The question requires some determinations or clarifications. The context in which I'm asking the question, apart from the contemporary world, is the claim of the Catholic Church, following Thomas Aquinas, that: even God can not make a triangle with angles not equal to two Right Angles. (This is part of the definition of the technical term "omnipotence".)
I'm going to try to ask some Catholics this question too. When one brings in the non-euclidean, one makes an appeal, it seems, to shapes that are not available to the senses. For that reason even though men were always able to make such a geometry, until maths were used in the modern way, for predictive physical modeling, they were not developed until quite recent times, the Enlightenment.
In one sense, one says, any geometry is true, the Euclidean is true, and can never be "disproved", but this is said with respect to the formal character of geometry. Not to the shapes as they are for the senses, abstractly represented by the so-called universals or perfect abstractions, of a geometry. If geometry refers to real shapes, in the world, and if the Thomistic decretal, as it were, is taken to speak to the limits of God's will, that it is limited by the order of nature, and that what is said in the statement about the sum of the angles is false, does it not suggest there is no order? I.e., because if the non-euclidean corresponds to something, in that order, is it not, in a certain sense limitless, and never truly subsumable under the statements of a geometry? Thus, in any serious sense there is no order to speak of. One would always find more.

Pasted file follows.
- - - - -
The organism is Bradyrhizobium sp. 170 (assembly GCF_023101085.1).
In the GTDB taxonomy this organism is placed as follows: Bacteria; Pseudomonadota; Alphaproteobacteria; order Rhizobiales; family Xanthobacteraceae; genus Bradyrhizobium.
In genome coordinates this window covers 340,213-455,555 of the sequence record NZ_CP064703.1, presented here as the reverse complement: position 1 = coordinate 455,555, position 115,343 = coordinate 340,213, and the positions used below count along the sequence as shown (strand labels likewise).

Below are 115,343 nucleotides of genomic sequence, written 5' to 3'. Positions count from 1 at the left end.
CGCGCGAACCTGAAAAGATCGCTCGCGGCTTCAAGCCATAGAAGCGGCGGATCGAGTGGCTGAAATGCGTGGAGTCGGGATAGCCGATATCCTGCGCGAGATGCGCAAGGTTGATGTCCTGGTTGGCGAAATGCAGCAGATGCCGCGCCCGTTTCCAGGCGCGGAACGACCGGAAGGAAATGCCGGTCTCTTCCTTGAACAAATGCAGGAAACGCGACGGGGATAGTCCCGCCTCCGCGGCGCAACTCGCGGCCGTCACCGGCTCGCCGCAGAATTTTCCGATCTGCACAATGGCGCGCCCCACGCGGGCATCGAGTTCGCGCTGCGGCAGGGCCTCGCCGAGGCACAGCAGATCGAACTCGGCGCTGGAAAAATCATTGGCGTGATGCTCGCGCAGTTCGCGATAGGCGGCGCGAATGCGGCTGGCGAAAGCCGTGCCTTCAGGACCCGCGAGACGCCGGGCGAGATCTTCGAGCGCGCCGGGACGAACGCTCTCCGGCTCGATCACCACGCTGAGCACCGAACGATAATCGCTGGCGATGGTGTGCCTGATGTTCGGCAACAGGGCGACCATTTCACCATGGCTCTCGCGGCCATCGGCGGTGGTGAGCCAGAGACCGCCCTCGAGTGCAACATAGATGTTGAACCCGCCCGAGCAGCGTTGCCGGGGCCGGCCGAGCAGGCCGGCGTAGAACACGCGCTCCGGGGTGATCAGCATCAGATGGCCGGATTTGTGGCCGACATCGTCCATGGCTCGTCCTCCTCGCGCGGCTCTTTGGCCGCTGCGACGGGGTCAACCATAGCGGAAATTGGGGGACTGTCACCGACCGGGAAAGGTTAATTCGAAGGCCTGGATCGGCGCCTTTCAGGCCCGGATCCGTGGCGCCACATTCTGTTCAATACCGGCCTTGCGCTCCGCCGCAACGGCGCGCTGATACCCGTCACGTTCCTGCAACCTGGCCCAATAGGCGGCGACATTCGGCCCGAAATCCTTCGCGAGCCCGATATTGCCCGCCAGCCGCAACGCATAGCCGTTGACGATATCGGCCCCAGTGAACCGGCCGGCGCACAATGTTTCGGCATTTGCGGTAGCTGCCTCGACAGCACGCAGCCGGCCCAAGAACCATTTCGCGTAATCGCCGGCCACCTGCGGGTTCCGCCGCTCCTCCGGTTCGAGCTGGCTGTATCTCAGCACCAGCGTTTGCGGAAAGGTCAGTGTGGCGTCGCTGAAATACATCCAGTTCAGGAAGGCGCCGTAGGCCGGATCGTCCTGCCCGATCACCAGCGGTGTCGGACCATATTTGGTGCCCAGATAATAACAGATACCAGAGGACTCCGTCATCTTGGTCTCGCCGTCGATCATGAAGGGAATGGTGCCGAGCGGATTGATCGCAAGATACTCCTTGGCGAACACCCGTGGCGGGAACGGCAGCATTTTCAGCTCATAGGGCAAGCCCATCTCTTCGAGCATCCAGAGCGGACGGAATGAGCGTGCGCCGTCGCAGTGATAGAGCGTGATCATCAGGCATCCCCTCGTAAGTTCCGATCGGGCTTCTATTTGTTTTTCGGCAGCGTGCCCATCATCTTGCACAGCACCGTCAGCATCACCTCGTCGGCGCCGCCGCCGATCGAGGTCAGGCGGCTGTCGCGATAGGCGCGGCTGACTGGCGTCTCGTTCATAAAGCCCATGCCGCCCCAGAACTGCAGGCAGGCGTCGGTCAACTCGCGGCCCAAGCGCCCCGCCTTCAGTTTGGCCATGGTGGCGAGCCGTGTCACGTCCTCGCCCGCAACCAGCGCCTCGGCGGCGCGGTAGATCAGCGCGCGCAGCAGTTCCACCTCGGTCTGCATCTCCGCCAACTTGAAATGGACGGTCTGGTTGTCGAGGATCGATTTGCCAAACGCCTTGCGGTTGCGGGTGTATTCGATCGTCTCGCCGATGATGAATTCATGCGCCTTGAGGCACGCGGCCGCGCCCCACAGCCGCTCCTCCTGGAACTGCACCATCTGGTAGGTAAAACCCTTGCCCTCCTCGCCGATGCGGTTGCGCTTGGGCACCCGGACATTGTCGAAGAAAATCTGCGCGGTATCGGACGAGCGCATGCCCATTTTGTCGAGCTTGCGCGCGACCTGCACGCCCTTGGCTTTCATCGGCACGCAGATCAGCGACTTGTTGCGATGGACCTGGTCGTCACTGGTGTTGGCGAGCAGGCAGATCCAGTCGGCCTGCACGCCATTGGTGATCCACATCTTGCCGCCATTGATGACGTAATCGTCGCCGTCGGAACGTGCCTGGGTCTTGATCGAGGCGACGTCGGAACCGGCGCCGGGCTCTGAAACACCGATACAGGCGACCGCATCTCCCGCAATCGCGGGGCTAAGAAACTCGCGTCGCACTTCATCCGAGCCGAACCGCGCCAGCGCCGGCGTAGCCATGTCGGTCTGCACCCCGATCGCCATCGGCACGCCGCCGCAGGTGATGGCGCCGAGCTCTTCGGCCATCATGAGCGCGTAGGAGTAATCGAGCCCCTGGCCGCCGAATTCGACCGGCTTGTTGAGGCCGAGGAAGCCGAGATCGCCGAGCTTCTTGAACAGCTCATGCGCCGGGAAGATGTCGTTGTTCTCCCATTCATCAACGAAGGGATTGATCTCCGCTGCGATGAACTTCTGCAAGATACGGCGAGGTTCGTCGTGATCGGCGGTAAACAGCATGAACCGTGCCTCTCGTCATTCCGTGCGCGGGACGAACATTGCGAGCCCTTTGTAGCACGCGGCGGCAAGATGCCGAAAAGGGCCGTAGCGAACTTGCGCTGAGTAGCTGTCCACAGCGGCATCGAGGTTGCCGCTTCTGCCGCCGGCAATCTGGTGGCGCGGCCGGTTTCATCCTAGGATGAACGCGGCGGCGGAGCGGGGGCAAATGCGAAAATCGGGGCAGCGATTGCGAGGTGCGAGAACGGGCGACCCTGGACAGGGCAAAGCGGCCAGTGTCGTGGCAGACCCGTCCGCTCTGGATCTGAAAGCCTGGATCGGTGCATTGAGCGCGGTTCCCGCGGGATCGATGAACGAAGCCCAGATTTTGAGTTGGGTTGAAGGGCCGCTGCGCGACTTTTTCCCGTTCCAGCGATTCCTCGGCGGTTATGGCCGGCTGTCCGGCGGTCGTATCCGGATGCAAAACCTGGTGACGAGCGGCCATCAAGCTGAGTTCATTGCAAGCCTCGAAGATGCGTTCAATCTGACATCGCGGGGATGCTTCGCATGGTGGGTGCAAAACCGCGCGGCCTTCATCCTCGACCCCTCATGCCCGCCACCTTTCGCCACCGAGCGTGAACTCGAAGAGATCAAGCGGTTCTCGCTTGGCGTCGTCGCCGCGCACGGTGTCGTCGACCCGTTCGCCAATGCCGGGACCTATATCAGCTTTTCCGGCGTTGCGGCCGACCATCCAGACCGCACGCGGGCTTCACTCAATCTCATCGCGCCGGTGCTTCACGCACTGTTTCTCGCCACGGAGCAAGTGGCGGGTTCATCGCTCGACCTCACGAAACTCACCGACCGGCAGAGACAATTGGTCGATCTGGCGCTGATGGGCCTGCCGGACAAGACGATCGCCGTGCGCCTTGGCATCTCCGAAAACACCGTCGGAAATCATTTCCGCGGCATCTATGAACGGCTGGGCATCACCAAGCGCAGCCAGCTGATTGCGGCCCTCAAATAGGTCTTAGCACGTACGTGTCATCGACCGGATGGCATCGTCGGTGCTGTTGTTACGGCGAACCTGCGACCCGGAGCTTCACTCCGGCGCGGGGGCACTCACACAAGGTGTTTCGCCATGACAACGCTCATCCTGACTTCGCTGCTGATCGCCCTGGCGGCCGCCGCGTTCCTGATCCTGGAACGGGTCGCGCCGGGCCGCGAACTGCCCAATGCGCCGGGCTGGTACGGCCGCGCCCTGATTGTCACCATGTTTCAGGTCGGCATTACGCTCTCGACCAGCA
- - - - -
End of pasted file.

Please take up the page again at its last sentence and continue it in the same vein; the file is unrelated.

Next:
Are there real shapes corresponding to the non-euclidean maths? I.e., real but not available directly to the senses? Ergo, does God's order, in the Thomistic sense, go beyond the senses towards absolute and unruly, if you like, variegation?
Is the statement about the triangle that is Euclidean genuinely made false, in the case that, it refers to the order of the world, of the visible things? Where the visible things, being extended beyond man's current sense-capability, include real triangles that don't fit the "two-right-angle" criteria.
I am not sure one can get away with saying that the Triangle refers only to the abstraction, or the idea of the triangle. I would think Thomists might argue that, but I wonder if that would be false, since the reason for not developing non-euclidean geometries was not lack of skill or imagination, but because of the belief that one should stay with the visible world, Aristotle, the great influence of Thomas, holds sight to be the most valuble and pleasurable of the senses.
Let those who answer answer in their own fashion, according to the way they understand the question. In the interest of pouring some light on the general subject.